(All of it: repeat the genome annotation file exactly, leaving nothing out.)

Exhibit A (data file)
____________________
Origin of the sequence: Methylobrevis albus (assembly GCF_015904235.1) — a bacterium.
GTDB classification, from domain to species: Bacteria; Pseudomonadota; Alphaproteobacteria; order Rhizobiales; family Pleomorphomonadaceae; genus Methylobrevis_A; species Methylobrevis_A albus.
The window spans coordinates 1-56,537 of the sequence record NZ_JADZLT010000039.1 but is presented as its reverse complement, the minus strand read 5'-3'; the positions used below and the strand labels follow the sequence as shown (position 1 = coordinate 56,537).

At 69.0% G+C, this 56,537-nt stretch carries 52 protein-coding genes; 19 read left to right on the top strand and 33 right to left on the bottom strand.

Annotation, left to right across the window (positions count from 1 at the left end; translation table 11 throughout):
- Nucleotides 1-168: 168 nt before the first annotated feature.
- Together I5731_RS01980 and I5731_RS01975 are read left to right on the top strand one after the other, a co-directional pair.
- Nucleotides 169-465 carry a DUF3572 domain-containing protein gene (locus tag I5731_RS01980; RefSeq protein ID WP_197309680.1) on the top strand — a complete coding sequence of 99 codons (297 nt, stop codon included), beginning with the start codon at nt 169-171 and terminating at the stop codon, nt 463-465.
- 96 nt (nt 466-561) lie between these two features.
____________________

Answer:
Origin of the sequence: Methylobrevis albus (assembly GCF_015904235.1) — a bacterium.
GTDB classification, from domain to species: Bacteria; Pseudomonadota; Alphaproteobacteria; order Rhizobiales; family Pleomorphomonadaceae; genus Methylobrevis_A; species Methylobrevis_A albus.
The window spans coordinates 1-56,537 of the sequence record NZ_JADZLT010000039.1 but is presented as its reverse complement, the minus strand read 5'-3'; the positions used below and the strand labels follow the sequence as shown (position 1 = coordinate 56,537).

At 69.0% G+C, this 56,537-nt stretch carries 52 protein-coding genes; 19 read left to right on the top strand and 33 right to left on the bottom strand.

Annotation, left to right across the window (positions count from 1 at the left end; translation table 11 throughout):
- Nucleotides 1-168: 168 nt before the first annotated feature.
- Together I5731_RS01980 and I5731_RS01975 are read left to right on the top strand one after the other, a co-directional pair.
- Nucleotides 169-465 carry a DUF3572 domain-containing protein gene (locus tag I5731_RS01980; RefSeq protein ID WP_197309680.1) on the top strand — a complete coding sequence of 99 codons (297 nt, stop codon included), beginning with the start codon at nt 169-171 and terminating at the stop codon, nt 463-465.
- 96 nt (nt 466-561) lie between these two features.